Karpman’s Drama Triangle

Karpman Drama Triangle | agile-od.com

In coaching enabling conversation skills, I find Karpman’s Drama Triangle (1968) very useful.

(1) Blaming, shaming and guilt tripping, (2) victim mentality and (3) “chief problem solving officer” are three recurring patterns of impediments to enabling conversations.

The Drama Triangle very nicely puts this in perspective with “actors” named as each the (i) Persecutor, (ii) Victim and (iii) Rescuer. The beauty of this model is that it accurately portrays how quickly people can move around all three roles.

The teaching is very simple and universal too.

(i) From Persecutor to Challenger

You won’t get a listening ear when using confronting language. Nonetheless, there are times we need to deliver a challenging message. Nonviolent Communication and Radical Candor are good frameworks to learning how to have these crucial conversations without invoking people’s defensive routines.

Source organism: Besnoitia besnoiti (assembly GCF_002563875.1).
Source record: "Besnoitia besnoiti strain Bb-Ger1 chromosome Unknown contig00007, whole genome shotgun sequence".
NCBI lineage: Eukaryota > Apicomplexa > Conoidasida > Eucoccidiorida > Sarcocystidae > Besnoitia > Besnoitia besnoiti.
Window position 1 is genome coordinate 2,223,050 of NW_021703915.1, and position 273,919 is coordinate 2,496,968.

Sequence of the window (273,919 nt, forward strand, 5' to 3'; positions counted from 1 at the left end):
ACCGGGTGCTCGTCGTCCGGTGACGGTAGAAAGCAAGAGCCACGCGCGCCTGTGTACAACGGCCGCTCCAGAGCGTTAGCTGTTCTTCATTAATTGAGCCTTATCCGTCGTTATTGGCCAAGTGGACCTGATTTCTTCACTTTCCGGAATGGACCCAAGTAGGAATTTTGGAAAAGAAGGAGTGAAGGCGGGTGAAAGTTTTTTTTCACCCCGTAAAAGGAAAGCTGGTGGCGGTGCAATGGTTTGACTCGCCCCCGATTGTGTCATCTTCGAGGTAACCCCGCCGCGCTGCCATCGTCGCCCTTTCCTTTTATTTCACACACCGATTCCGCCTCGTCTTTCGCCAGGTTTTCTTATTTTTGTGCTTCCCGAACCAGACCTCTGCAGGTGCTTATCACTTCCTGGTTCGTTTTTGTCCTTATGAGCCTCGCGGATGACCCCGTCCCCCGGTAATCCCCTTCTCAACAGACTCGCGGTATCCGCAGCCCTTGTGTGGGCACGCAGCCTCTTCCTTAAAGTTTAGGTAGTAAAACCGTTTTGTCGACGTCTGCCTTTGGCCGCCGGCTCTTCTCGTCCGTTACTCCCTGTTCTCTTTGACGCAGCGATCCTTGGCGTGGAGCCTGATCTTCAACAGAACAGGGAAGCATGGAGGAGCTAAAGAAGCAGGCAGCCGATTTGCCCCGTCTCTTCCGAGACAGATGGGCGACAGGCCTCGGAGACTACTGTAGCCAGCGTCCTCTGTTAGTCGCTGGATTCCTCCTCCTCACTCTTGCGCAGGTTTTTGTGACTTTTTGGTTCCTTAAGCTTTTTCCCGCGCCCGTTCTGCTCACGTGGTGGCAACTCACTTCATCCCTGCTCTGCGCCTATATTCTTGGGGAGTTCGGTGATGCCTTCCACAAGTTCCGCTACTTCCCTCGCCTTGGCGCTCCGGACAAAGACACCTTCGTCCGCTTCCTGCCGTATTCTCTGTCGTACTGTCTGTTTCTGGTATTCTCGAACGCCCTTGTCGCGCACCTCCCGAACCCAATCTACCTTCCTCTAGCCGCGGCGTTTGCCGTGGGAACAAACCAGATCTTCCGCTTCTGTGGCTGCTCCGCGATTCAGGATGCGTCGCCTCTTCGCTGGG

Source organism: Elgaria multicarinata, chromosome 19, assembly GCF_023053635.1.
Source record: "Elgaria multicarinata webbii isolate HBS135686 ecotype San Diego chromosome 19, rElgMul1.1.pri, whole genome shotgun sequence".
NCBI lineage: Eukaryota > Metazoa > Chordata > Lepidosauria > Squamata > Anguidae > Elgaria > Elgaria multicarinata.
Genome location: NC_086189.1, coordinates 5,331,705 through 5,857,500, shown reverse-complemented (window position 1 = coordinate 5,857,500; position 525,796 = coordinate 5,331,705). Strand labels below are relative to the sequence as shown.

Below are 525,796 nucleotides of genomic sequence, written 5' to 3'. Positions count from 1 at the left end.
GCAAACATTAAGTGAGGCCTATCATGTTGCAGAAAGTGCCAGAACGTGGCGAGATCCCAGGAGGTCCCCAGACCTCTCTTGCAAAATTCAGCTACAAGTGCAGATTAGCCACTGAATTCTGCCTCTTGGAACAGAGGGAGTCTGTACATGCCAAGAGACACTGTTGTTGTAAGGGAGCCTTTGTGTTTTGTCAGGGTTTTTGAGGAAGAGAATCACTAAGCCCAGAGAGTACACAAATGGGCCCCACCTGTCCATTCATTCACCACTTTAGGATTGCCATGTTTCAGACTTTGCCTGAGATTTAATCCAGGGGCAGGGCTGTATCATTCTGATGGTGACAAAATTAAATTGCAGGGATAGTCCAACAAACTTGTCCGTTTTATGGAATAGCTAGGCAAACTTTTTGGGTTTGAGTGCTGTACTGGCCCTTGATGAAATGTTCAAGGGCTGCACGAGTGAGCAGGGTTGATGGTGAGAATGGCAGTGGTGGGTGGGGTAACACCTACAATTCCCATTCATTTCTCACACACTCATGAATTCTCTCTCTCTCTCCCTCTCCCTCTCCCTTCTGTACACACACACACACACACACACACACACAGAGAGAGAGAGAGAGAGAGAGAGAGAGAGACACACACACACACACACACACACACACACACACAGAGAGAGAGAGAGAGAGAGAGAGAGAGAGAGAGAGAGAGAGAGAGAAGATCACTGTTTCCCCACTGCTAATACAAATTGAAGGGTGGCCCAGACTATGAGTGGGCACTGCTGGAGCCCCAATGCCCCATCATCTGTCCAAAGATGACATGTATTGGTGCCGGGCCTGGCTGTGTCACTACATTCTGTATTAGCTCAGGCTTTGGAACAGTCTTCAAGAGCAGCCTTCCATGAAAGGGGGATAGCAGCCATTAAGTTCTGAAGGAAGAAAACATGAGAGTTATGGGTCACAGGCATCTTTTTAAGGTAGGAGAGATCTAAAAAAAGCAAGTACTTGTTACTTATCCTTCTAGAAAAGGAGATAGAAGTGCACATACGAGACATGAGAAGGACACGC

(ii) From Victim to Survivor/Thriver

Victim’s seek external solutions – it’s a form of entitlement. The world’s an unfair place, therefore I deserve better treatment. This is one display of a Fixed Mindset. Growth mindset people accept the struggle, and find to problem solve themselves.

(iii) From Rescuer to Coach

Stop solving people’s problems, coach them problem solving instead.

Here’s a more detailed version, courtesy of Patricia Morgan:

Patricia Morgan Drama Triangle
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